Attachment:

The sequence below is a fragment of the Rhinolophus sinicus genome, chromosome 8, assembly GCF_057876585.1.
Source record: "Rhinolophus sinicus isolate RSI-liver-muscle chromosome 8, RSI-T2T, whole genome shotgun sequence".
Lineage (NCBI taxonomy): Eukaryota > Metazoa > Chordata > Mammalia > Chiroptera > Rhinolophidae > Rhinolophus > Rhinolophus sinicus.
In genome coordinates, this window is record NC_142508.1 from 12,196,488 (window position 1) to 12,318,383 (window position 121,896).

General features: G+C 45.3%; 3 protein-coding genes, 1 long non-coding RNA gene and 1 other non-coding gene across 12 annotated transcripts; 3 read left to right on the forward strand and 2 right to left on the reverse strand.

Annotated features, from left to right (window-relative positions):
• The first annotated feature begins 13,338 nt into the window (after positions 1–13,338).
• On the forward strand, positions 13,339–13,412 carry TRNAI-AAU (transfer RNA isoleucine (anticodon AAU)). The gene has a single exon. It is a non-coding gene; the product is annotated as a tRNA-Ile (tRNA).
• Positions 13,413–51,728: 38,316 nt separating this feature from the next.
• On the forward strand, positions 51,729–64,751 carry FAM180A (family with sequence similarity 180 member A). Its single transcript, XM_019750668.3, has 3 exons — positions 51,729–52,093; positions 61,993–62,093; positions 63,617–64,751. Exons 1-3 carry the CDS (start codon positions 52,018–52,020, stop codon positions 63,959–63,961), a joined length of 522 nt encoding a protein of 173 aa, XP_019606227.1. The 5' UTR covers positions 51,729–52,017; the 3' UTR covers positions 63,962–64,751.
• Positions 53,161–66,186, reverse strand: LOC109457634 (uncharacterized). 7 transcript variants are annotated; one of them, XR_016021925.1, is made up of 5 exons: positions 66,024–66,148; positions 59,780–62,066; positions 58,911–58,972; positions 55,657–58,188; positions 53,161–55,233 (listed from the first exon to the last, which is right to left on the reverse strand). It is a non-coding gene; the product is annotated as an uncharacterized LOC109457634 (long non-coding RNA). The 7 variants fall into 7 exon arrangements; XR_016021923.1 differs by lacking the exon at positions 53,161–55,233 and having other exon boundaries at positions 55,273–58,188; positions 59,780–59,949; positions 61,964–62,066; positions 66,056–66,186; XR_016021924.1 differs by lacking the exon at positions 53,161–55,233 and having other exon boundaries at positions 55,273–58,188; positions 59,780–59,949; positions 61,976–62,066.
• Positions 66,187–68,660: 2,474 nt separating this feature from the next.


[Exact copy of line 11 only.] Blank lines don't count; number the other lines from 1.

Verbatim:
• Positions 53,161–66,186, reverse strand: LOC109457634 (uncharacterized). 7 transcript variants are annotated; one of them, XR_016021925.1, is made up of 5 exons: positions 66,024–66,148; positions 59,780–62,066; positions 58,911–58,972; positions 55,657–58,188; positions 53,161–55,233 (listed from the first exon to the last, which is right to left on the reverse strand). It is a non-coding gene; the product is annotated as an uncharacterized LOC109457634 (long non-coding RNA). The 7 variants fall into 7 exon arrangements; XR_016021923.1 differs by lacking the exon at positions 53,161–55,233 and having other exon boundaries at positions 55,273–58,188; positions 59,780–59,949; positions 61,964–62,066; positions 66,056–66,186; XR_016021924.1 differs by lacking the exon at positions 53,161–55,233 and having other exon boundaries at positions 55,273–58,188; positions 59,780–59,949; positions 61,976–62,066.